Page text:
The fledgling New Zealand women's cycling team stunned the
competition to grab gold in the team pursuit at the World Cup
cycling in Beijing today.
The trio of Alison Shanks, Kaytee Boyd and Lauren Ellis set
the second fastest time in the world for the 3000m with a
superb 3:24.421 in beating hosts China in the final at the
It is the first time this combination has ridden together in
competition, with women's pursuit only added to the world
championship programme last year.
World champions Great Britain, who did not compete in force
at Beijing, clocked 3:22.425 to win the title in Manchester
last year with a combination including the Olympic gold and
silver individual pursuit medallists.
The New Zealand trio, headed by World Cup gold medallist in
the individual pursuit Shanks, includes Ellis from Ashburton,
who is just out of the junior ranks, and former mountainbiker
Boyd of Auckland.
Earlier they topped the qualifiers in 3:28.044 from China,
Lithuania and Russia.
National track coach Tim Carswell said the performance had
"They were brilliant. It's very exciting and the girls are
naturally absolutely stoked," Carswell said.
The win also means that New Zealand leads the World Cup
"We talked coming in here at the hope that we could go under
3min 30 sec at Beijing and possibly go under 3:25 at the
world championships. We have bowled that already and will
have to reset our sights. If we can improve further, they we
can push for a medal in Poland."
Carswell said he had been delighted with how the combination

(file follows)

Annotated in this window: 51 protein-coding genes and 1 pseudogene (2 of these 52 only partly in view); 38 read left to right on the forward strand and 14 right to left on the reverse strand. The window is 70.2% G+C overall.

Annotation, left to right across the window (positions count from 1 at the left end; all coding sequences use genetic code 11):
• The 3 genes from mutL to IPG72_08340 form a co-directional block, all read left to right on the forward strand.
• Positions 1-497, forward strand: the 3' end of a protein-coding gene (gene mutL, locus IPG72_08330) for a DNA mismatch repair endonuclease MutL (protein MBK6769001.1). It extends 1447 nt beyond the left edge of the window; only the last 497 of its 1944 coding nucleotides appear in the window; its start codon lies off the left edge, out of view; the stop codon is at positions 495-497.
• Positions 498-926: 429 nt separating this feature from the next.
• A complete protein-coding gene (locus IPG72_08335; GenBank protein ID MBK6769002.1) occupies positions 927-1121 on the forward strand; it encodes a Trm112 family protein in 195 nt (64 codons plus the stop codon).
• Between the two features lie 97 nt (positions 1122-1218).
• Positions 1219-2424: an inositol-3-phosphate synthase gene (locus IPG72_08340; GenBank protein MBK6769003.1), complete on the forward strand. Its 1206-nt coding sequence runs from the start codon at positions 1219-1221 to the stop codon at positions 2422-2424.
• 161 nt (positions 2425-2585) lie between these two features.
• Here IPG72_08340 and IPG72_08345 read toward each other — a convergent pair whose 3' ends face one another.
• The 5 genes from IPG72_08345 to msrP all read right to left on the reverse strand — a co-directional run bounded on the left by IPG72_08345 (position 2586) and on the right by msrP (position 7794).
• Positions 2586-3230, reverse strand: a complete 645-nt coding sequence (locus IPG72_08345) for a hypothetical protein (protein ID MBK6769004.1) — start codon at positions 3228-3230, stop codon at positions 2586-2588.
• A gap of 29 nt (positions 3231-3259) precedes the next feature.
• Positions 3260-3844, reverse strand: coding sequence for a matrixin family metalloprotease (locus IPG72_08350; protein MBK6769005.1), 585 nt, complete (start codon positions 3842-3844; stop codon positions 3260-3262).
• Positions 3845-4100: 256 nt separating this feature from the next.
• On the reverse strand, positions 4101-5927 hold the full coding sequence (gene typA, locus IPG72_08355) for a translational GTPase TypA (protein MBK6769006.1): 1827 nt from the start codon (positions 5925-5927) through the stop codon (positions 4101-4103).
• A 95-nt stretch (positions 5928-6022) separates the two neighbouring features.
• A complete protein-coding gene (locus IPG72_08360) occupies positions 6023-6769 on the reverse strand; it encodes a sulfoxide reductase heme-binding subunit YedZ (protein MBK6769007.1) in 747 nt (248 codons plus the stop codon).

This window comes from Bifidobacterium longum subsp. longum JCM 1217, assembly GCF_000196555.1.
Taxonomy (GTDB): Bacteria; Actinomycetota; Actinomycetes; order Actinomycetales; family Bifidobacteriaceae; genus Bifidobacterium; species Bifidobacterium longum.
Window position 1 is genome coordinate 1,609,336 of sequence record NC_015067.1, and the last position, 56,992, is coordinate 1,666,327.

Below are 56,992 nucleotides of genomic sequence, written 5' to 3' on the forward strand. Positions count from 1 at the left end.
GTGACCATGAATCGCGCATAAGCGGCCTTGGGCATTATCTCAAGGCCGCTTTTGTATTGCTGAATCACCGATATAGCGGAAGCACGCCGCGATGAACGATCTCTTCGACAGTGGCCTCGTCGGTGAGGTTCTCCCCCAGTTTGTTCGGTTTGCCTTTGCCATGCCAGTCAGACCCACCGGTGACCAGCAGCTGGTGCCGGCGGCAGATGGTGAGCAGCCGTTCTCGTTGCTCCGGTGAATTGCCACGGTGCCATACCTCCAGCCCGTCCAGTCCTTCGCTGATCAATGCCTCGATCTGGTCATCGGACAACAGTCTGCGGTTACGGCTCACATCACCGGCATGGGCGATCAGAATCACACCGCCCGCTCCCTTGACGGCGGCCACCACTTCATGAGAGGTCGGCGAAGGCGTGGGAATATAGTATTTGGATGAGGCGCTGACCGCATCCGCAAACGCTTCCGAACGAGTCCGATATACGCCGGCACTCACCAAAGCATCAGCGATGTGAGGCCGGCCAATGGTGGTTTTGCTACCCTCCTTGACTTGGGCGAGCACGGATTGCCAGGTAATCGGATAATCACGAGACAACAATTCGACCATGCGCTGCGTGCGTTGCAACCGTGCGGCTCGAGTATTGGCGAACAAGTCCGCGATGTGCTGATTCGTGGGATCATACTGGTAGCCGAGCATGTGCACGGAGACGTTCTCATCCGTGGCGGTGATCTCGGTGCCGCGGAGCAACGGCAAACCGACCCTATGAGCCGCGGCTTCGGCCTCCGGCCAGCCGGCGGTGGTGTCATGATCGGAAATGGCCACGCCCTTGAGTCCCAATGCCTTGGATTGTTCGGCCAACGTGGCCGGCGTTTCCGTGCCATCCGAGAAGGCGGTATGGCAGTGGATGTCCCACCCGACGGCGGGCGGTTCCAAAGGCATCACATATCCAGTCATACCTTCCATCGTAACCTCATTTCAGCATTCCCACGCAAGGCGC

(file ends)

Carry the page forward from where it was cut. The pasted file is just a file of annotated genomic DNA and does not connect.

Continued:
"They have worked exceptionally hard in the last 10 weeks
that's for sure.
"I think we are in for an exciting time because this
combination are just starting, plus we have some others back
home who will be pushing hard for places."
Carswell said Shanks had been the leader in Beijing and was
fizzing to have other women in the programme.
"Lauren is a young rider with immense potential who was our
strongest rider in the young team we took to the Melbourne
Boyd had been the surprise package, coming out of BikeNZ's
Power to Podium talent identification programme.
"I thought that may be by next year we might see her really
develop," Carswell said.
"While she has good skills from her background in BMX and
mountainbiking, she only got on a track bike for the first
time a few weeks ago.
"It is remarkable to think that 10 weeks ago she sat on a
track bike for the first time and now she is a world cup gold
medallist. How exciting is that?"
Carswell said the women's team pursuit gold had set the seal
on an outstanding campaign and now the whole group were
focusing on the final build-up to the world championships in
The team finished with four gold medals, Shanks and Jesse
Sergent picking up one apiece in the individual pursuit,
Hayden Godfrey taking the scratch race, and the women's team
pursuit winning today. The men's team pursuit picked up
The campaign finished with the pairing of Marc Ryan and
Godfrey finishing fifth in the madison. They were part of
group of five that put a lap on the field but then Australian
stole a further lap to take the overall honours while the New
Zealanders won the penultimate sprint but could not repeat it
in the final sprint to sneak on to the podium.
While world super powers Great Britain and Australia were not
in Beijing in full strength, the performances from New
Zealand give an indication they are continuing to build on
the successes at the Olympics as they push forward to next
year's Commonwealth Games, the 2012 London Olympics and
New Zealand results, day 3:
Women's team pursuit, final, 3000m: New Zealand (Alison
Shanks, Lauren Boyle, Kaytee Boyd) 3:24.421 1, China 3:29.750
2, Russia 3:29:889 3, Lithuania 3:31.556.
Qualifying: New Zealand 3:28.044 1, China 3:32.912 2,
Lithuania 3:33.025 3, Russia 3:33.975 4.
Men's sprint: Simon Van Velthooven 10.846 29, Hayden Godfrey
Men's madison, 20km: Australia 2 laps 1, Great Britain 13
points 1 lap 2, Germany 9 points 1 lap 3, Spain 8 points 1
lap 8, New Zealand (Marc Ryan, Hayden Godfrey) 5 points 1 lap